Augury is designed two complement TURTLEDOVE, a framework designed to enable cookie-free interest-based targeting on Google’s Chrome browser. Google engineer Ardian Poernomo, who posted the proposal to Github, says Augury will tackle issues around brand safety enforcement, data leakage from ad tech companies, publishers and advertisers, and auction integrity which face TURTLEDOVE.
The release is significant in that it should help clear some of the technical hurdles facing TURTLEDOVE. But it also suggests that Google is putting all its eggs in the TURTLEDOVE basket. TURTLEDOVE is still just a proposal, rather than a working technical specification, and it’s possible that an alternative solution could emerge within the sandbox. But it seems that Google is prioritising fixing potential issues for TURTLEDOVE, rather than working on entirely new frameworks to handle interest-based targeting.
Easing Pressure on the Browser
TURTLEDOVE was first proposed back in February, as a basic framework for how advertisers might be able to target users based on their interests, without actually being able to see data on that user’s browsing activity.
A full explanation for how TURTLEDOVE might work can be found here. But a key component is that data on users’ browsing activity is stored on the browser itself, rather than in a remote database. Users are placed into interest groups, like ‘cars’, ‘travel’, or ‘football’, based on their browsing activity. And in the TURTLEDOVE frameworks, ad auctions are also run within the browser.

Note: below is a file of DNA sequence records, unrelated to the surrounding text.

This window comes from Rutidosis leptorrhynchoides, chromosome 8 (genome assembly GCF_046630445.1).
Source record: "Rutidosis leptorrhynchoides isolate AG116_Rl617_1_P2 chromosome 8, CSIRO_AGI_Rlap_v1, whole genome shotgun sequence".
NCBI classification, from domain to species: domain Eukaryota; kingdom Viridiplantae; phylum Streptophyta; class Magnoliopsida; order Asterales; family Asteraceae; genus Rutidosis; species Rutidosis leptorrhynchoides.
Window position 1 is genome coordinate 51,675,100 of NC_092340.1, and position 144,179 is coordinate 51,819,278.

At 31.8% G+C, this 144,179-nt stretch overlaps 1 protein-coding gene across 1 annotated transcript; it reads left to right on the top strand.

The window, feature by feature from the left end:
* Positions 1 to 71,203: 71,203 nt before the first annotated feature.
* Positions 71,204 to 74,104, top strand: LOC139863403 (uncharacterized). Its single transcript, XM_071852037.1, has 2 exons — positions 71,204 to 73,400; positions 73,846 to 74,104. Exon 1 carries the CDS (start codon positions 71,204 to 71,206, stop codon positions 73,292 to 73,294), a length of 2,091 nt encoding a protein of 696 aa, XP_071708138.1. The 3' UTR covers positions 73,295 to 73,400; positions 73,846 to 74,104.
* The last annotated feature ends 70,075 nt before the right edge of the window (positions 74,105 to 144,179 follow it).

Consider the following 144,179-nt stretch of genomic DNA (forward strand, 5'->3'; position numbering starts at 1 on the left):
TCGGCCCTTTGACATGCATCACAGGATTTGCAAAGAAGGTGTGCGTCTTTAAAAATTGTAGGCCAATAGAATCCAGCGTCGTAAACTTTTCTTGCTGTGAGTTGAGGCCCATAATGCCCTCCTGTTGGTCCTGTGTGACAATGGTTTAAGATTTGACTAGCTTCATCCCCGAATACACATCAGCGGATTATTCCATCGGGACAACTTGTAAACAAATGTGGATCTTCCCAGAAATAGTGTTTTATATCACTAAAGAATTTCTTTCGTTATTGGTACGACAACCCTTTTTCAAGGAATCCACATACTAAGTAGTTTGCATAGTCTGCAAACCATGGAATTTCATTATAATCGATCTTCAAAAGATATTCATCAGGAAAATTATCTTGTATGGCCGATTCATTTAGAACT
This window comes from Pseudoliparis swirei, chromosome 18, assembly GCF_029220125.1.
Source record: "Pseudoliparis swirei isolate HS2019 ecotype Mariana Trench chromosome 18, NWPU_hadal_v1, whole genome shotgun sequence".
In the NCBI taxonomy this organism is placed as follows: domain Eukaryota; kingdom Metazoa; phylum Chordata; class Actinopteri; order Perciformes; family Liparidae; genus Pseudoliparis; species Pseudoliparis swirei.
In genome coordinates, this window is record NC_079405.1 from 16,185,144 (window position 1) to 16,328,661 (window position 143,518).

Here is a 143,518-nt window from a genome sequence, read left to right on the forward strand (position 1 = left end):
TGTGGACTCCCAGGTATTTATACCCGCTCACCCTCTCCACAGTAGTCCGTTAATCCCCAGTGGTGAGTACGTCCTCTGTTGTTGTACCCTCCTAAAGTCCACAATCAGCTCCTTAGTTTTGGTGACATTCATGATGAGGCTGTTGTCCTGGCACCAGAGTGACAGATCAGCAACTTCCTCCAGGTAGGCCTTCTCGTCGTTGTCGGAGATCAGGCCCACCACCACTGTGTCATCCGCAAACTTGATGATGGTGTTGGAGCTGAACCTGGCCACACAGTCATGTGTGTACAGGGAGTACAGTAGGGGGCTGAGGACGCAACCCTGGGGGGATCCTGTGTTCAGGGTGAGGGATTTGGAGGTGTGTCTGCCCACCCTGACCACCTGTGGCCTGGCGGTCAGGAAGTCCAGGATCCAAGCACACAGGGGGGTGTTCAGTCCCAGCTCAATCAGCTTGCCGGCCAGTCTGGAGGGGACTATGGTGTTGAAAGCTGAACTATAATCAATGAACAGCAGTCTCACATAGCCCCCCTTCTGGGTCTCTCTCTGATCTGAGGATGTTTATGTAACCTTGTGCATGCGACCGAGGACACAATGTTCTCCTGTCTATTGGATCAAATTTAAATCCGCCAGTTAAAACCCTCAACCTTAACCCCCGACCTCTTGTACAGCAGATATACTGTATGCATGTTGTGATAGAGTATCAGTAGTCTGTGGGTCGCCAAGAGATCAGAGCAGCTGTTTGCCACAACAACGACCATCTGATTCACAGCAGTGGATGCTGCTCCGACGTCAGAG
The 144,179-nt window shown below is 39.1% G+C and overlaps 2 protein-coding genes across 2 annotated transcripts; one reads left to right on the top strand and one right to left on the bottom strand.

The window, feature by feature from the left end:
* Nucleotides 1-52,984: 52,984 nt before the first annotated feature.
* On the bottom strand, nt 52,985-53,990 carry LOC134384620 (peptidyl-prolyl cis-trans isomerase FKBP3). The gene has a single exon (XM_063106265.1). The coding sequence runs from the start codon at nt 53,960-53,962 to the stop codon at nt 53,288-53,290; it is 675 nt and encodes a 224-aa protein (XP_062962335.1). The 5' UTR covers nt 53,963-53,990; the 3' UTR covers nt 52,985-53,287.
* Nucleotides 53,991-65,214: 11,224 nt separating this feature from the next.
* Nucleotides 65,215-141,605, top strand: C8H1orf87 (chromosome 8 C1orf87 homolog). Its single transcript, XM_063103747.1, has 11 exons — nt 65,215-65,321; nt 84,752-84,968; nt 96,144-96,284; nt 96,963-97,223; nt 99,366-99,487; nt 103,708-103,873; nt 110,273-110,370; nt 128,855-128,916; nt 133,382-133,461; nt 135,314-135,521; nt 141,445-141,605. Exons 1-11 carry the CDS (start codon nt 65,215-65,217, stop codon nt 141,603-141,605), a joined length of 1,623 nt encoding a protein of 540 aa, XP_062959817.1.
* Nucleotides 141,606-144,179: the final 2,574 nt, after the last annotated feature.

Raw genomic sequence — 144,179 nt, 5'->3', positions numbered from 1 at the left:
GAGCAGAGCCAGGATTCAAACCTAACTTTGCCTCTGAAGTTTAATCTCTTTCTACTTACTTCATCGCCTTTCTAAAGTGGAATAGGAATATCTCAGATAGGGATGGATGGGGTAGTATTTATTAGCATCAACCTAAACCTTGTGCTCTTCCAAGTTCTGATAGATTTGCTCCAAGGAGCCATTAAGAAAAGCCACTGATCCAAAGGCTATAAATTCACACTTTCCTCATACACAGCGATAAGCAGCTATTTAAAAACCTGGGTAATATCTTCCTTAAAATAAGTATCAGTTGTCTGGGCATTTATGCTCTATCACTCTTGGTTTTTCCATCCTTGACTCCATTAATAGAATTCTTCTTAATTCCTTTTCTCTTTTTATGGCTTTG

But Poernomo says containing all this activity within the browser poses four significant problems:
- TURTLEDOVE uses machine learning models to inform bidding within auctions, but doing this within browsers would be complicated and expensive.
- Enabling brand safety restrictions, both for advertisers and for publishers, is difficult and expensive to do within the browser.
- Publishers’, advertisers’, ad tech providers’ confidential information and intellectual property could be leaked, since sensitive information is shared with the browser.
- It is important for ad tech providers to be assured of the credibility of submitted bids and auction clearing prices, but it’s difficult to give these assurances when the auction is performed on the browser.
Augury aims to fix these issues by tweaking how interest-based bids are made within the TURTLEDOVE framework.
In the basic TURTLEDOVE framework, users are placed in interest groups based on their browsing behaviour. So if a user visits a bike ecommerce store, they might be placed in the ‘bikes’ interest group. And at the same time, the bike ecommerce store would send an advert and some bidding instructions to the user’s browser, where they are stored.
When that same user visits another site which runs ads, the browser sends out a bid request for contextually relevant ads. It receives bids back through the supply-side platform, and then weighs them up against any interest-based ads stored on the browser.